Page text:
• Oh I had no idea Celina had copies of this book. I bet it was a lot cheaper to get it from her than from local bookstores. Yep, the illustrations in this one were so pretty. Like Aldrin said in his comment, the whole book reads like a film. I liked that there were several illustrations dedicated to each scene, giving the impression that the viewpoint (the camera if we’re talking about film) changes. Oh I knew that Georges Melies was real only because there’s a CD included in my copy, which has an interview with Brian Selznick and he talks about Georges Melies in it.

      Maybe I should post a review of the movie after I finish watching it? 😛 That way, you can all comment as well and we can continue the discussion.

      • Yup, I got it from her at a price cheaper than local bookstores.:P
        Very true. I was quite amazed at Selznick’s ability of making the book read like a film. I kept saying, but these are pictures! They aren’t moving! And yet in my head it was like a movie.

        Vigorous nods to the movie review post. 😛

      • Don’t you love how affordable the books are from Celina’s store? 🙂 And she also doesn’t mind when I ask her to get books from Amazon. I actually have a couple of books that I need to get from her.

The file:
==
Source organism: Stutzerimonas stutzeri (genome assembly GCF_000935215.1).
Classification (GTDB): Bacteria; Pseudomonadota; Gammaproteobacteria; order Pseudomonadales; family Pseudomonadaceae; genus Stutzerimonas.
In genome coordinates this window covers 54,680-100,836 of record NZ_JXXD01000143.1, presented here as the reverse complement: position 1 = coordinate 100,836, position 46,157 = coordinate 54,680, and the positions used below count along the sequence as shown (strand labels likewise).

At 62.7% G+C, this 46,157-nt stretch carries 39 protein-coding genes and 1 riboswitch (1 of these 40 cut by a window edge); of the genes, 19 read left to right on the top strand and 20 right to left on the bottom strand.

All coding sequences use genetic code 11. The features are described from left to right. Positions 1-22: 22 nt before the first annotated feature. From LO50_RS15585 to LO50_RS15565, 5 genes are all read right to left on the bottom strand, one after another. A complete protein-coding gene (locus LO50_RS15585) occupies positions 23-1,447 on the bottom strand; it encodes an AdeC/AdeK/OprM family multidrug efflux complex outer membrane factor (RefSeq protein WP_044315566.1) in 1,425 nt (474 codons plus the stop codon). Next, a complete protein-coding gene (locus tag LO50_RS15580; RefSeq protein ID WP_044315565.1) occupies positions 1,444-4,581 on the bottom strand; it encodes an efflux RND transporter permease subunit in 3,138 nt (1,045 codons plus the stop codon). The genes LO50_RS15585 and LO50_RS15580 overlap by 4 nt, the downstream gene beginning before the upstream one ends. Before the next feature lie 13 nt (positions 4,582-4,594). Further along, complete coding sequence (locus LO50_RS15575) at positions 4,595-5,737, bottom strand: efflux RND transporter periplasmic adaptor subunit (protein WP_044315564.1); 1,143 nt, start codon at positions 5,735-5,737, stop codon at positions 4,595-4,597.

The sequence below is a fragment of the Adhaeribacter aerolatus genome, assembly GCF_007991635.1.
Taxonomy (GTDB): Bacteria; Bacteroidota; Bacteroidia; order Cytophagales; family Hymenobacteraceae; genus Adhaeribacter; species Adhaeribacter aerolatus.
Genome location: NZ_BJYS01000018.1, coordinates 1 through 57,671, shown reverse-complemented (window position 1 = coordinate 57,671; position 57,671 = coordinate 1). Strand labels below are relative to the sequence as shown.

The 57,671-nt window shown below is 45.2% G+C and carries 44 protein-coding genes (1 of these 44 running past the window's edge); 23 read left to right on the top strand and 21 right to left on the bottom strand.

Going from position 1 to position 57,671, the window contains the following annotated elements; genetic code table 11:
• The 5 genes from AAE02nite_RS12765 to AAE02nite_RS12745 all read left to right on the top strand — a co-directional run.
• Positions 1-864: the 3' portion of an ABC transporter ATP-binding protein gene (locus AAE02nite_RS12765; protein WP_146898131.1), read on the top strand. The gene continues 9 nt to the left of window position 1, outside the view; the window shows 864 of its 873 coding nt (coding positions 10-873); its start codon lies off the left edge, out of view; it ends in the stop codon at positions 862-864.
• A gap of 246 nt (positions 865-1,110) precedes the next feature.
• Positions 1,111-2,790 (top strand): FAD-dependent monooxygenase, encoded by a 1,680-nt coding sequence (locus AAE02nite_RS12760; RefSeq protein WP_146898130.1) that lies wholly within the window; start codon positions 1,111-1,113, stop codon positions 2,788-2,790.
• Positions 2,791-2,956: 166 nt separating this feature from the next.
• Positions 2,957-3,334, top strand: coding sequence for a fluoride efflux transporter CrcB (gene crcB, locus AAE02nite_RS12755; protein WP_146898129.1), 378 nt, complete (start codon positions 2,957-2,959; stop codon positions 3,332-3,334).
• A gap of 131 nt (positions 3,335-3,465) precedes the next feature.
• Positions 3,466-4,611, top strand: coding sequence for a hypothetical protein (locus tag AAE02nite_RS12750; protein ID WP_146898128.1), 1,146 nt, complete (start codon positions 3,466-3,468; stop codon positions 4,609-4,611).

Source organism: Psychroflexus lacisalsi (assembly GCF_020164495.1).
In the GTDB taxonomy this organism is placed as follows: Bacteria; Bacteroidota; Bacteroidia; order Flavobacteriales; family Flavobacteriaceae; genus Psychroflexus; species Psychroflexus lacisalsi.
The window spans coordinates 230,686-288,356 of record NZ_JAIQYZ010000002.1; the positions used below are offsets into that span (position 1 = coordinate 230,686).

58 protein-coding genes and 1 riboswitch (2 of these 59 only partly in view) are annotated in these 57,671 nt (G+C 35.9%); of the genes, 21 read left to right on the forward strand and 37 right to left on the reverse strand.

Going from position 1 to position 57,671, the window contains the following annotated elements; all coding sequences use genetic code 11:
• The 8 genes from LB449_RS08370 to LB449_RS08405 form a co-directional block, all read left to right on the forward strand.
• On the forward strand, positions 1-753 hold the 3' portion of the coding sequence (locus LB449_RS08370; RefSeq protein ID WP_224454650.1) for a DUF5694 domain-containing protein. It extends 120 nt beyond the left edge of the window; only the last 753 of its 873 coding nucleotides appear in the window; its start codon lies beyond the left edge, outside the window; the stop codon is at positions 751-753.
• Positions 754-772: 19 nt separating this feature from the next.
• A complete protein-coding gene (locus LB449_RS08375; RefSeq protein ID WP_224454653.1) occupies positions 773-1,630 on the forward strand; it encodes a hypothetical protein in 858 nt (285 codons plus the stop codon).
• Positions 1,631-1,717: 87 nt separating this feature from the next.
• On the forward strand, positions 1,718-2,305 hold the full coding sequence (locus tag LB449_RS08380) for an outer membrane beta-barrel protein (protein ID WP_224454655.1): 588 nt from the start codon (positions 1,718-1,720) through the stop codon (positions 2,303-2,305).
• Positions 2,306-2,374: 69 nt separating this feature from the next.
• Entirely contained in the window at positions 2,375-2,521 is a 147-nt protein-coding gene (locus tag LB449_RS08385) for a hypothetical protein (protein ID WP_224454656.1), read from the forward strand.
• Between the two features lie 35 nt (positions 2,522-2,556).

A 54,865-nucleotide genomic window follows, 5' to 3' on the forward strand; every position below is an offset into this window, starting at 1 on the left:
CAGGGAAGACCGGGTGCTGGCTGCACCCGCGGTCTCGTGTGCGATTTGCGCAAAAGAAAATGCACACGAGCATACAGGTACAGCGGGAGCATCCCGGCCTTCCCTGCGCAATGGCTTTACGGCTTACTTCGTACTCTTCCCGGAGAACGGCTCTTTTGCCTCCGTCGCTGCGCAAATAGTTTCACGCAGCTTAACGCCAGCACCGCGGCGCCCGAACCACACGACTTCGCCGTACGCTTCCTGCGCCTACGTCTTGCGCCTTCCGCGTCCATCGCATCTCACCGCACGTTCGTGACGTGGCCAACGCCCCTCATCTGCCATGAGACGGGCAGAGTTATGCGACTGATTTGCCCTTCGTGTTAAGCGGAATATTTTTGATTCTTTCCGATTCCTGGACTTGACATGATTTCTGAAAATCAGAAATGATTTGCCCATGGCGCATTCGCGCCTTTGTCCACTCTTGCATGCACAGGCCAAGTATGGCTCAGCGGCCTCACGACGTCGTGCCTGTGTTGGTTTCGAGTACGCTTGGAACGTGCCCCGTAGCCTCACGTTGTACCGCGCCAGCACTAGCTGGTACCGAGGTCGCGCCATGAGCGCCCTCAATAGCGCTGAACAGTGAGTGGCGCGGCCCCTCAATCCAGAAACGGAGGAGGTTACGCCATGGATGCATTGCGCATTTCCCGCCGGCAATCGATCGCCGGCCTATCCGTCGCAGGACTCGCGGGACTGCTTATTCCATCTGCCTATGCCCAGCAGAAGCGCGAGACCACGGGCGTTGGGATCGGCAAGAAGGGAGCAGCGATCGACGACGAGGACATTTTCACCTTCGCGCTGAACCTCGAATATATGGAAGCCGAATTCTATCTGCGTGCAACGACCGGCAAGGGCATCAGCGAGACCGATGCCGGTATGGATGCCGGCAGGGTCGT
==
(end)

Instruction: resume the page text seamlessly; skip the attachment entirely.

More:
Yes, I think that was the idea. 😛 He wanted us to feel the motion even through the pages and he accomplished it through the illustrations that he made.

        All right, I’ll keep that in mind!

  6. Ooh, this sounds lovely. I’ve heard so much about it (it’s hard not too unless you don’t read or live under a rock) but have never gotten close to picking it up or flipping through it. It really looks like my thing. I’m resolving to pick it up before the movie comes out, especially since it’s such a quick, slump-stopping read as you say. Thanks for the review and the pictures! So I’m curious – what’s the ratio of text to illustration?

    • Holly, I really think you’ll enjoy reading this! It’s a combination of book and art so exactly your thing. 🙂 Maybe your library has a copy? It’s a pretty popular book so I have a feeling they have it. Yes, I think it would be a good idea to read this before the movie. Oh my, I have no idea what’s the ratio of text to illustration, maybe half? Or even more.

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  8. Pingback: The Invention Of Hugo Cabret Brian Selznick Book Review